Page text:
Yeah, we’ve been here before. It was a classic Scientology “noisy investigation,” and we soon started hearing from some others that this reporter was contacting them. We then learned that the person asking about us was a disgraced former National Enquirer reporter who had lost his job after a story of his had to be retracted and the newspaper had to pay a huge settlement when his story turned out to be defamatory and untrue.
It checked all the boxes. Scientology loves to hire former journalists who have lost their jobs in order to work their noisy investigations. The idea is to ask enough questions so the target and the people around them get worried that something is up. In many cases, it causes enough disruption to convince a news organization or television studio, for example, to stop looking into Scientology.
And the reason we’re bringing this up is that it reached us yesterday that the companies involved in Leah Remini’s ‘Aftermath’ television series have started getting calls from a reporter who says he doesn’t understand what her problem is with Scientology and that he’s working on a major story about it.
And that reporter? Yeah, it’s the same disgraced former National Enquirer hack who told people last year that he was working on a big takeout about us.
So, what can we conclude? That Scientology is seriously shitting its pants about Leah Remini’s viral tweets about its corrupt relationship with the Los Angeles Police Department.
And some reporter pretending that he’s working on a story to expose her isn’t going to slow her down one little bit.
That time we got pulled into a sidebar
Yesterday was a special day for us at the Danny Masterson trial. Imagine our surprise when Judge Olmedo asked us to come up and join Reinhold Mueller, Ariel Anson, Philip Cohen and Karen Goldstein at the bench. We talked about that and other results from the day in court yesterday in a video we put out in the afternoon. We’re releasing the short video to everyone this morning, and here’s also the version at our YouTube channel.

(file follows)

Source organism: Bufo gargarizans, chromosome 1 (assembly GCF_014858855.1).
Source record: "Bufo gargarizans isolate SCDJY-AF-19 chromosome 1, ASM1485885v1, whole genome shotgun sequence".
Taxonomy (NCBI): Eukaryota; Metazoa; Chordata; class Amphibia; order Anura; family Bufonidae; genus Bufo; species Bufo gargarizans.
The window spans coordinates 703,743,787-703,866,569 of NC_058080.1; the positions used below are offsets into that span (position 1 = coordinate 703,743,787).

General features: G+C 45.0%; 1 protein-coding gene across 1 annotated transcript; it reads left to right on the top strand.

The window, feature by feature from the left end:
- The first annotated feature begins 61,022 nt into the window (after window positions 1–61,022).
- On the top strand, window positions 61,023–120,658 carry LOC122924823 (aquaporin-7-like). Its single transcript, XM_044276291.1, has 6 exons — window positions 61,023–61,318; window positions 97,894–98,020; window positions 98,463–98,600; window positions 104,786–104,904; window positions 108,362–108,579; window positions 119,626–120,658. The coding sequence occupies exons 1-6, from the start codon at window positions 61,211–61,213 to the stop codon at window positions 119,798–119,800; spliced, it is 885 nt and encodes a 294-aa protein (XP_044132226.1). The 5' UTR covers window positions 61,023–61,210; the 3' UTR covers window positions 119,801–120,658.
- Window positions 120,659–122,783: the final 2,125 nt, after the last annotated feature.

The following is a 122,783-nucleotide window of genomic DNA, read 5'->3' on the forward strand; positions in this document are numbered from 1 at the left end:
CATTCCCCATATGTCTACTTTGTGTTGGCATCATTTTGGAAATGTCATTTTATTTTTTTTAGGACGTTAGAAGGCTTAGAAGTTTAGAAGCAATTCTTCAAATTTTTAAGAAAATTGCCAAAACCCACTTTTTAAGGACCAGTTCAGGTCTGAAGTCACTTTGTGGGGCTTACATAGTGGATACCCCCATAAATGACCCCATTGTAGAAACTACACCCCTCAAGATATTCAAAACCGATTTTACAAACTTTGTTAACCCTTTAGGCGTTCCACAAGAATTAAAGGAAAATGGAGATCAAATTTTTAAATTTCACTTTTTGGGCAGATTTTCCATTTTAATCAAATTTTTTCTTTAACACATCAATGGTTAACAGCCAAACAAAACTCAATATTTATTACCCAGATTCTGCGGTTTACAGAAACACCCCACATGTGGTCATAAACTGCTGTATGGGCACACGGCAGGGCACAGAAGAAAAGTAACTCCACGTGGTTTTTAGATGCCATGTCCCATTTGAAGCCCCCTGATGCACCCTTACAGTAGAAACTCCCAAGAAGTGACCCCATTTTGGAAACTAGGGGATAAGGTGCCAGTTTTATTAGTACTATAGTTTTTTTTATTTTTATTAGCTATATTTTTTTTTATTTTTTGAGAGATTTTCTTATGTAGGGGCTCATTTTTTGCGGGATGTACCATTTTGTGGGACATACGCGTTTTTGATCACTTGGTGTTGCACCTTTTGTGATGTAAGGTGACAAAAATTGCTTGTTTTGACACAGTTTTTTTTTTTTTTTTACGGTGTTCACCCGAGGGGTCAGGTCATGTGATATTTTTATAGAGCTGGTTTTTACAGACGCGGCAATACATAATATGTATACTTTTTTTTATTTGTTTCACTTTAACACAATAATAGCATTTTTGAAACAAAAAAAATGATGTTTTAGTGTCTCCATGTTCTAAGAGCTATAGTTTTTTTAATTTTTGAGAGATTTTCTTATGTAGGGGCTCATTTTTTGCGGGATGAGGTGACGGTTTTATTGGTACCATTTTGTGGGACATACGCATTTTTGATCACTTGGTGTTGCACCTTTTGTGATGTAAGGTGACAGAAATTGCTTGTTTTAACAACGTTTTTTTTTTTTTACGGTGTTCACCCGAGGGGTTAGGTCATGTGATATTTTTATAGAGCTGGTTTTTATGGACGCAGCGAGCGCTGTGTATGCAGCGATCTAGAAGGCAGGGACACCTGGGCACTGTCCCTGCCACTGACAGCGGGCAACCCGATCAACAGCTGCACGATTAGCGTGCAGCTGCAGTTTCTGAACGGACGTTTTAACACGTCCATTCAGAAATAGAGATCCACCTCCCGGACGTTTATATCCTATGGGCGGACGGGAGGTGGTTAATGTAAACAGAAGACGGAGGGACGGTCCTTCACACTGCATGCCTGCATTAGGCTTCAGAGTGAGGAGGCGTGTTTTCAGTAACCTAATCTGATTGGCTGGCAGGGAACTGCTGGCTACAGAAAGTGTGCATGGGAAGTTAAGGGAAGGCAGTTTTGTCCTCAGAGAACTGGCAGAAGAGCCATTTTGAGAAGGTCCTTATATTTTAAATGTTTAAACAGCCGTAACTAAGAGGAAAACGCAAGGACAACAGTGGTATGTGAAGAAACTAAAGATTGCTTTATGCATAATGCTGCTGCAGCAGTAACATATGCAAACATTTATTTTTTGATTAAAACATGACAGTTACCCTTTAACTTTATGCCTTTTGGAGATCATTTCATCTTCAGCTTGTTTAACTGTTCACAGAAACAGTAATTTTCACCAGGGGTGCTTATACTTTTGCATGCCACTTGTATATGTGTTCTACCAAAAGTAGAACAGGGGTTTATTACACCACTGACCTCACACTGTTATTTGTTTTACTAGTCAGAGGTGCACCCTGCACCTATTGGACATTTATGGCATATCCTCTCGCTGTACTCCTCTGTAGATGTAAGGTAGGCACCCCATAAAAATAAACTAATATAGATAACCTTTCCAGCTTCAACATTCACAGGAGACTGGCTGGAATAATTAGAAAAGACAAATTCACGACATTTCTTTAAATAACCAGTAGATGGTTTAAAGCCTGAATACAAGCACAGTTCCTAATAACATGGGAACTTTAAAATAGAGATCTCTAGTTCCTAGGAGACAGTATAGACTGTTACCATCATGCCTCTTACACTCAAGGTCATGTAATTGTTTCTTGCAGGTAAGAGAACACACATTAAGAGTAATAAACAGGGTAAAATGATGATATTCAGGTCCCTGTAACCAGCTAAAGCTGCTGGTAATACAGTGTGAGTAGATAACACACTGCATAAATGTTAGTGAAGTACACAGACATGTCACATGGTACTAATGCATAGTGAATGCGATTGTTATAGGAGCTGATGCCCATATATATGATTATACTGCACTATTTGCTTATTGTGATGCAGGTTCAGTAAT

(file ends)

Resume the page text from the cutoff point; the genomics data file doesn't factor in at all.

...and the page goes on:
Thank you for reading today’s story here at Substack. For the full picture of what’s happening today in the world of Scientology, please join the conversation at tonyortega.org, where we’ve been reporting daily on David Miscavige’s cabal since 2012. There you’ll find additional stories, and our popular regular daily features:
Source Code: Actual things founder L. Ron Hubbard said on this date in history
Avast, Ye Mateys: Snapshots from Scientology’s years at sea
Overheard in the Freezone: Indie Hubbardism, one thought at a time
Past is Prologue: From this week in history at alt.religion.scientology
Random Howdy: Your daily dose of the Captain
Here’s the link for today’s post at tonyortega.org
And whatever you do, subscribe to this Substack so you get our breaking stories and daily features right to your email inbox every morning…
Just my mind going into overdrive here, but with the Haggis trial going on, isn’t it kind of a bad time for scientology to be so up,front about how,they attempt to destroy people?
Lots of social media activity. In the week that Twitter broke verification. A parody account (Ahemm!) could have a lot of fun with that.